State v. Gable

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Justia Opinion Summary

Defendant was found guilty of two counts of deliberate homicide. The presentence investigation report (PSI) recommended that Defendant be given two consecutive 100-year sentences and that the cost of appointed counsel be assigned to Defendant. The district court accepted the PSI recommendations. Defendant objected to the cost of appointed counsel, arguing that she was indigent. The Supreme Court affirmed, holding (1) the district court adequately questioned Defendant regarding her ability to pay the costs of appointed counsel; (2) the district court determined that Defendant had or would have the ability to pay the costs of appointed counsel; (3) Defendant’s constitutional right to a jury trial was not undermined by requiring her to pay the costs of appointed counsel; and (4) the absence of an itemization of costs of appointed counsel was not properly preserved for appeal.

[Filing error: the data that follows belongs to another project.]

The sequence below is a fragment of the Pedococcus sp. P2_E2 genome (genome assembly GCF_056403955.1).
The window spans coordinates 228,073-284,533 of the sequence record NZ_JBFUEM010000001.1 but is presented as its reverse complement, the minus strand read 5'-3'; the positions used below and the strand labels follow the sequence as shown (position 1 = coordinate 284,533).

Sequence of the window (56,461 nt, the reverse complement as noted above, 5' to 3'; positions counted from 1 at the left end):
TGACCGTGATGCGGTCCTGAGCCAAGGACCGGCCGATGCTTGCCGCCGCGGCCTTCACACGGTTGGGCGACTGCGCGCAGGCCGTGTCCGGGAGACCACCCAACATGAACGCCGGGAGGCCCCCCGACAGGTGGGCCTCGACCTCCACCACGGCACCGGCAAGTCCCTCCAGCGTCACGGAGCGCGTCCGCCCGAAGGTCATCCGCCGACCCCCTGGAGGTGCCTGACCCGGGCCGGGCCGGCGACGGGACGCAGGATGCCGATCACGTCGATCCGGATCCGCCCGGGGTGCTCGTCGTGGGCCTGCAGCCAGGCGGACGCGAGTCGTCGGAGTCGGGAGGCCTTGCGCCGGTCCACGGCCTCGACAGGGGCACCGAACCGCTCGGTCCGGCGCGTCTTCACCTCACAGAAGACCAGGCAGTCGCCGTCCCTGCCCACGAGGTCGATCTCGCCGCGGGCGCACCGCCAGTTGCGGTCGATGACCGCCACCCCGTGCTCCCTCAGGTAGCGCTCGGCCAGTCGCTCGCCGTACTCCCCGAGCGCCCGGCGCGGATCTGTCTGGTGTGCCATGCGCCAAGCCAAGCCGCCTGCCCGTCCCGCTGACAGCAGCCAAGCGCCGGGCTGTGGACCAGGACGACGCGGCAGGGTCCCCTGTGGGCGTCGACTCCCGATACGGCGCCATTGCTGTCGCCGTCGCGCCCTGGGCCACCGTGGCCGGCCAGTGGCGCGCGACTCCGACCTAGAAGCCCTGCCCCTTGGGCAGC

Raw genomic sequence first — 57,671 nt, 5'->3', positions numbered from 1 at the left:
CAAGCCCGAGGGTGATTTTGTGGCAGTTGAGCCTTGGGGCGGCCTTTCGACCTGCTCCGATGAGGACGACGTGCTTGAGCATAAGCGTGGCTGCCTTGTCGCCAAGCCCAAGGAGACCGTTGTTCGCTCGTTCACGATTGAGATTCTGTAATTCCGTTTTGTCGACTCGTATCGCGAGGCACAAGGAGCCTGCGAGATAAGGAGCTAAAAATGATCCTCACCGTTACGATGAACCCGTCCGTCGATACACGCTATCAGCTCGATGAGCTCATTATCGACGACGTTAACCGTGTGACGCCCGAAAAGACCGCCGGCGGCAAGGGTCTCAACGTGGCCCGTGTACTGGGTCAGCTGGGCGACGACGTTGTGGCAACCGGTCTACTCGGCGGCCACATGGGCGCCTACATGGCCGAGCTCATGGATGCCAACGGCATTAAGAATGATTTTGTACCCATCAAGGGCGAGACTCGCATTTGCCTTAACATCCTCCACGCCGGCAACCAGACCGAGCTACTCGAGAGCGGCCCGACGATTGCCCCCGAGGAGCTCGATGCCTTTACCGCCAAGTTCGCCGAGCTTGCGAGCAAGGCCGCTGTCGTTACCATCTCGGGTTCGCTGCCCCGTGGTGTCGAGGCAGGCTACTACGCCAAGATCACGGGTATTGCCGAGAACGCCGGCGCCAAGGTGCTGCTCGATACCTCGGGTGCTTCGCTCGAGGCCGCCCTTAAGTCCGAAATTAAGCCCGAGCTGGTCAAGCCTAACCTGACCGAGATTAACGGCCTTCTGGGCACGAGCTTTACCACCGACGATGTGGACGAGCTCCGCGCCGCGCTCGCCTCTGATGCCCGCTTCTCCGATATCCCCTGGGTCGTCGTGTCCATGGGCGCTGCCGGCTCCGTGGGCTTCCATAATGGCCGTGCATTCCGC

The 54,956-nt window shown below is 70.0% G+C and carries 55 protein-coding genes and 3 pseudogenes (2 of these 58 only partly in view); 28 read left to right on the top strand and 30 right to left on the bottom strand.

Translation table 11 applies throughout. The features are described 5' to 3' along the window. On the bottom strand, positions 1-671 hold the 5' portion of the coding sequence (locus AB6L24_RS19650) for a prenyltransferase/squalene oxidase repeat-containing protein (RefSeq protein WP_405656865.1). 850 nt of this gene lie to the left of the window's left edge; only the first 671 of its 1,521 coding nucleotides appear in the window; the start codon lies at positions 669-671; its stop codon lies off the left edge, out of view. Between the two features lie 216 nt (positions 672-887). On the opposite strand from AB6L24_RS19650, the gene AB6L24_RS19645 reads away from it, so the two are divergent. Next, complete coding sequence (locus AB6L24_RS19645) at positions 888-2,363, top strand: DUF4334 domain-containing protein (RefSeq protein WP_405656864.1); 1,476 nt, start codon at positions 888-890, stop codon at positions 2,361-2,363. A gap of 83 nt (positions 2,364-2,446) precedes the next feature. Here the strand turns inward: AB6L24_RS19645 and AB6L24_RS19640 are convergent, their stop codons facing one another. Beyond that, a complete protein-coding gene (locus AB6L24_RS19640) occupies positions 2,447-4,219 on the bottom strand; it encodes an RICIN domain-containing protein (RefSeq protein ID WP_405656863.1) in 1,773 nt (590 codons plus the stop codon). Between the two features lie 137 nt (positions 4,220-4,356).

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July 14 2015 DA 13-0285 Case Number: DA 13-0285 IN THE SUPREME COURT OF THE STATE OF MONTANA 2015 MT 200 STATE OF MONTANA, Plaintiff and Appellee, v. MICHELLE COLLER GABLE, Defendant and Appellant. APPEAL FROM: District Court of the First Judicial District, In and For the County of Lewis and Clark, Cause No. CDC 2011-289 Honorable Kathy Seeley, Presiding Judge COUNSEL OF RECORD: For Appellant: Wade Zolynski, Chief Appellate Defender, Helena, Montana For Appellee: Timothy C. Fox, Montana Attorney General, Brenda K. Elias, Assistant Attorney General, Helena, Montana Leo G. Gallagher, Lewis and Clark County Attorney, Melissa C. Broch, Deputy County Attorney, Helena, Montana Submitted on Briefs: June 17, 2015 Decided: July 14, 2015 Filed: __________________________________________ Clerk Justice Laurie McKinnon delivered the Opinion of the Court. ¶1 Michelle Coller Gable (Gable) appeals from the Montana First Judicial District Court, Lewis and Clark County, judgment ordering her to pay the $36,920 cost of her appointed Public Defender. We affirm. ¶2 Gable presents the following issues for review: 1. Did the District Court fail to question Gable regarding her ability to pay the costs of appointed counsel? 2. Did the District Court fail to determine that Gable had or would have the ability to pay the costs of appointed counsel? 3. Was Gable’s constitutional right to a jury trial undermined by requiring her to pay costs of appointed counsel? 4. Was Gable’s objection sufficient to preserve for appeal the failure of the Office of State Public Defender (OPD) to file with the court its hours and expenses as required by the statute? FACTUAL AND PROCEDURAL BACKGROUND ¶3 After a jury trial, Gable was found guilty of two counts of Deliberate Homicide for the murder of her husband Joseph Gable (Joe) and Sunday Cooley Bennett. The presentence investigation report (PSI) recommended that Gable be given two consecutive 100-year sentences, and that the $36,920 cost of appointed counsel be assigned to Gable, as well as juror and witness fees. The State also submitted a sentencing memorandum, detailing Gable’s assets. Gable’s assets included vehicles held jointly with Joe, $10,000 in cash held in evidence, and a possible interest in a bank account at Andrews Federal Credit Union (AFCU). At sentencing Gable read a prepared statement to the District Court which did not address her means or ability to pay cost of appointed counsel. 2 ¶4 Gina Rasmussen (Rasmussen), the PSI author, testified at sentencing that the likelihood of Gable finding a paying job in prison was low considering she was wheelchair bound; that Gable’s current age was 49; and that Gable would likely be in prison for 50 or 60 years before she would be eligible for parole. ¶5 The District Court accepted the PSI recommendations and sentenced Gable to the Montana Women’s Prison for two consecutive 100-year sentences. The District Court concluded, based on the evidence presented, that Gable had or would have the ability to pay certain costs associated with her prosecution, and ordered Gable to pay: $36,920 to the OPD for the cost of her appointed counsel; $5,650.48 for juror fees; and $1,917.63 for witness fees. Gable did not object to juror or witness fees at the hearing, but she did object to the cost of appointed counsel, arguing that she was indigent. STANDARDS OF REVIEW ¶6 This Court reviews criminal sentences of more than one year of incarceration for legality only. State v. Moore, 2012 MT 95, ¶ 10, 365 Mont. 13, 277 P.3d 1212. This Court reviews de novo whether a district court adhered to the applicable sentencing provisions. Moore, ¶ 10. A sentence is legal if it falls within the statutory parameters. State v. Hernandez, 2009 MT 341, ¶ 3, 353 Mont. 111, 220 P.3d 25. Generally, we will not review issues when the defendant has failed to make a contemporaneous objection to the alleged error in the trial court. Section 46-20-104(2), MCA. Gable concedes she has not preserved for our review issues related to juror or witness fees and, consequently, we will only review Gable’s objection to the application of the cost of appointed counsel. 3 ¶7 The Court permits a party to bolster arguments as long as the underlying legal theory remains the same. State v. Montgomery, 2010 MT 193, ¶ 12, 357 Mont. 348, 239 P.3d 929. Gable has objected because she believed herself to be indigent. Additional arguments that follow that legal theory were preserved for appeal. Montgomery, ¶ 12. DISCUSSION ¶8 1. Did the District Court fail to question Gable as to her ability to pay the costs of appointed counsel? ¶9 Section 46-8-113(1), MCA, authorizes courts to order costs of appointed counsel assigned to represent a defendant. Pursuant to § 46-8-113(3), MCA, the court must question the defendant as to his or her ability to pay the costs. Gable argues, based on Moore, that the District Court failed to question her pursuant to § 46-8-113(3), MCA. We disagree. ¶10 In Moore we found that the requirements of § 46-8-113(3), MCA, had not been met when the District Court failed to directly question Moore regarding his ability to pay and appeared to rely solely on the PSI, which did not explore Moore’s ability to pay. Moore, ¶ 14. However, the fees that Moore appealed were not specifically suggested in the PSI; the PSI at hand recommended that Gable pay the cost of her attorney. Moore, ¶ 6. Further, Rasmussen testified to Gable’s potential future earnings and the State and Defense discussed Gable’s ability to pay with the court. Gable also read a prepared statement and had the opportunity to address her ability to pay the court ordered costs recommended in the PSI. Instead, Gable chose not to address, in any way, her ability to pay. The record of Gable’s sentencing hearing is thus distinguishable from Moore and depicts an adequate examination by the District Court of Gable’s ability to pay costs. 4 ¶11 2. Did the District Court fail to determine that Gable had or would have the ability to pay the costs of appointed counsel? ¶12 A review of the record convinces us that the District Court also complied with § 46-8-113(4), MCA, which directs that “[t]he court may not sentence a defendant to pay the costs for assigned counsel unless the defendant is or will be able to pay . . . .” Again, in contrast to Moore, the District Court did not rely only on the PSI report when determining Gable’s ability to pay, but rather questioned both the State and Defense about Gable’s ability to pay. The State’s sentencing memorandum noted the following assets: a 2006 Ford Econoline Van; a 2005 Saturn Ion; a 2003 Harley Davidson motorcycle; a 1997 Honda 4SA; $10,000 in cash held in evidence; and a possible checking account with AFCU. Gable had two checks mailed to her from an AFCU account while she was in pretrial detention which totaled $37,582.11. However, as the checks were held for more than 180 days, they became void. AFCU would not disclose who owned the account without a warrant and Gable did not voluntarily provide any information to the court regarding these accounts. ¶13 The basis of Gable’s appeal is premised on her status as an indigent defendant determined by the OPD. Gable argues that because she is indigent she does not have the ability to pay the costs assigned to her. Gable’s status as an indigent defendant, determined only by the OPD in its decision regarding representation, does not bind a court in its statutory obligation to consider a defendant’s ability to pay. The fact that the OPD has determined Gable to be indigent is not binding on a court. Christ v. Larson, 374 Mont. 540 (table), 346 P.3d 363 (table), 2014 Mont. Lexis 203 (2014); Rios v. Justice Court, 2006 MT 256, 334 Mont. 111, 148 P.3d 602; § 7-1-111(1)(d), MCA, (“[a]ny determination [of 5 indigency] pursuant to this section is subject to the review and approval of the court. The propriety of an assignment of counsel by the office is subject to inquiry by the court, and the court may deny the assignment”). ¶14 Gable argued to the District Court during the sentencing hearing that, pursuant to the provisions of § 72-2-813, MCA, Gable would forfeit any ability to profit from Joe’s estate. Section 72-2-813, MCA, provides, in relevant part: (2) An individual who feloniously and intentionally kills the decedent forfeits all benefits under this chapter with respect to the decedent’s estate, including an intestate share, an elective share, an omitted spouse’s or child’s share, a homestead allowance, exempt property, and a family allowance. If the decedent died intestate, the decedent’s intestate estate passes as if the killer disclaimed the killer’s intestate share. (3) The felonious and intentional killing of the decedent: . . . (b) severs the interests of the decedent and killer in property held by them at the time of the killing as joint tenants with the right of survivorship and transforms the interests of the decedent and killer into tenancies in common. . . . (10) for the purposes of this section, a felonious and intentional killing includes deliberate homicide as defined in 45-5-102 and mitigated deliberated homicide as defined in 45-5-103. Section 72-2-813(2),(3),(3)(b),(10), MCA. ¶15 This Court first interpreted the provisions of § 72-2-813, MCA, in In re Estate of Garland, 279 Mont. 269, 275-6, 928 P.2d 928, 932 (1996). There, we considered a claim that the decedent had contributed more to the maintenance of marital property than her husband, who had killed her. We observed that the plain language of § 72-2-813(3)(b), MCA, effectuates a severance of both the decedent’s and the killer’s interests and transforms 6 those interests into tenancies in common as a matter of law. Garland, 279 Mont. at 275-6, 928 P.2d at 931. Therefore, in determining the killer’s and decedent’s interests under § 72-2-813(3)(b), MCA, district courts must apply the legal rules applicable to tenancies in common. Garland, 279 Mont. at 275-6, 928 P.2d at 931. While tenants in common presumptively own undivided equal interests in property, the presumption is subject to rebuttal and the surviving co-tenant and the decedent’s estate may not be entitled to equal shares. Garland, 279 Mont. at 276, 928 P. 2d at 932. The acquisition and maintenance of the property can affect the shares of the decedent and surviving co-tenant. Garland, 279 Mont. at 275, 928 P.2d at 932. However, “[a]bsent proof of disparate contributions . . . the presumption that the co-tenants are entitled to undivided equal interests stands.” Garland, 279 Mont. at 276, 928 P.2d at 932. ¶16 When a district court must make a determination during criminal sentencing regarding a defendant’s ability to pay costs, the court is required to take into account the provisions of § 72-2-813, MCA, and its effects on the availability of defendant’s assets to pay those costs. Here, Gable and Joe’s jointly held property interests were severed and transformed into tenancies in common upon Joe’s death. Presumptively those interests became undivided equal interests in property, subject to rebuttal that there were disparate individual contributions to the acquisition and maintenance of the property. The District Court correctly concluded that Gable had available to her for payment of costs of appointed counsel at least some portion of the assets previously held jointly with Joe. Absent proof of disparate contributions, the District Court was entitled to rely on the presumption that Gable, 7 as a tenant in common, owned an undivided equal interest in the property. Garland, 279 Mont. at 276, 928 p.2d at 932. ¶17 The District Court had evidence before it that Gable had assets consisting of three vehicles and a motorcycle, $10,000 in cash held in evidence, and a possible account with AFCU where checks totaling $37,582.11 had been issued. Gable had the opportunity to disclose information regarding the AFCU account, but failed to provide Rasmussen any explanation stating only that “It’s all been taken from me now.” The District Court questioned Rasmussen and counsel about Gable’s prospects of future earnings and ability to pay costs and considered the provisions of § 72-2-813, MCA. Finally, in contrast to Moore, the District Court did find the evidence presented demonstrated Gable had the ability to pay costs. Our review of the record convinces us that the requirements of § 46-8-113(3), (4), MCA, were met. ¶18 Finally, to the extent that the District Court did not make specific findings regarding which asset Gable could utilize to pay costs, those findings are implicit in the court’s determination that assets were available. This Court has adopted the doctrine of implied findings for purposes of reviewing findings of fact. Hughes v. Hughes, 2013 MT 176, ¶ 30, 370 Mont. 499, 305 P.3d 772; Interstate Brands Corp. v. Cannon, 218 Mont. 380, 384, 708 P.2d 573, 576 (1985). That doctrine provides that where “findings are general in terms, any findings not specifically made, but necessary to the [determination], are deemed to have been implied, if supported by the evidence.” Interstate Brands, 218 Mont. at 384, 708 P.2d at 576. Here, the record clearly supported a finding that the District Court considered numerous assets that were available to Gable for payment of costs of appointed counsel and 8 extensively considered Gable’s ability to pay. The District Court’s failure to identify specific assets does not demonstrate a less “scrupulous” or “meticulous” inquiry. ¶19 3. Was Gable’s constitutional right to a jury trial undermined by requiring her to pay costs of appointed counsel? ¶20 Gable argues she should not have been assigned the cost of her appointed counsel because it had a “chilling effect” on her constitutional right to a jury trial. Gable maintains, presumably in part because the costs of appointed counsel will be higher if a case proceeds to jury trial, that requiring an indigent to pay costs of appointed counsel undermines Gable’s right to a jury trial. ¶21 Each person has the right to a jury trial and that right “shall remain inviolate.” Mont. Const. art. II, § 26. In accord with this principle, we recognized in Moore that to require a defendant to pay costs of a jury trial poses a potential “chilling effect” on an indigent defendant’s right to a jury trial. A defendant who cannot afford to pay the costs of a jury trial may forego a jury trial, even if her best interests require the matter be resolved by a jury. Moore, ¶ 18. As a result, courts, prior to the imposition of costs of jury service, must “first scrupulously and meticulously determine[ ] the defendant’s ability to pay those costs.” Moore, ¶ 18. ¶22 Gable claims attorney fees should be considered a trial-related fee like jury and witness fees and therefore courts should consider the chilling effect of assigning cost of appointed counsel. The statute in Moore, § 46-18-232(2), MCA, and the statute here, § 46-8-113(4), MCA, are very similar, with the exception § 46-18-232(2), MCA, has the additional requirement that the court take into account “the future ability of the defendant to 9 pay costs.” We agree that the same concern for chilling the right to a jury trial when assigning witness and jury fees are present when assigning the cost of appointed attorney fees. We therefore impose the same burden on the court to scrupulously and meticulously examine the defendant’s ability to pay before costs of appointed counsel may be imposed. ¶23 As discussed above, the District Court here spent a significant amount of time considering whether Gable had the assets available to pay costs of appointed counsel and, in fact, considered Gable’s future ability to pay. In finding that Gable had the ability to pay the costs of appointed counsel, the District Court considered Rasmussen’s testimony, the PSI, the State’s sentencing memorandum setting forth specifically Gable’s assets, arguments from both the State and Gable, and relevant statutes and case law. It is therefore clear that the court’s inquiry satisfied the requirement that the ability to pay be scrupulously and meticulously determined, and consequently, no chilling of Gable’s constitutional rights to a jury trial occurred. 10 ¶24 4. Was Gable’s objection sufficient to preserve for appeal the failure of the OPD to file with the court its hours and expenses as required by the statute? ¶25 Finally, § 46-8-113(1)(b), MCA, requires that when a court assigns the cost of an appointed attorney the “office of state public defender shall file with the court a statement of the hours spent on the case and the costs and expenses incurred for trial.” Here, although the PSI contained the total amount for counsel fees, it did not itemize the hours spent or the costs and expenses associated with Gable’s representation. However, despite a party being allowed some latitude to bolster arguments on appeal, Gable’s general objection that she was indigent cannot reasonably be construed as including an objection to the itemization of costs sufficient to preserve this issue for appeal. If Gable had concerns regarding the amount, or if she did not believe it was accurate, she had the opportunity to cross Rasmussen about the amount and to make any appropriate objection. Gable did neither. We therefore will not address this issue on appeal. We nevertheless observe the requirement that hours, costs, and expenses of representation be adequately itemized and set forth by the OPD should not be disregarded. CONCLUSION ¶26 The District Court complied with the provisions of § 46-8-113(3), MCA, and § 46-8-113(4), MCA. The District Court considered evidence of Gable’s assets; discussed Gable’s ability to pay with both parties; and questioned the PSI author about Gable’s assets and likelihood of future earnings. The record establishes extensive consideration of the provisions of § 72-2-813, MCA, and its effects on Gable’s assets. The inquiry by the court was sufficient and protected against the potential chilling effect of awarding costs on Gable’s 11 constitutional right to a jury trial. The absence of an itemization of costs of appointed counsel was not properly preserved for appeal. ¶27 The judgment of the District Court is affirmed. /S/ LAURIE McKINNON We Concur: /S/ MIKE McGRATH /S/ MICHAEL E WHEAT /S/ BETH BAKER /S/ JIM RICE 12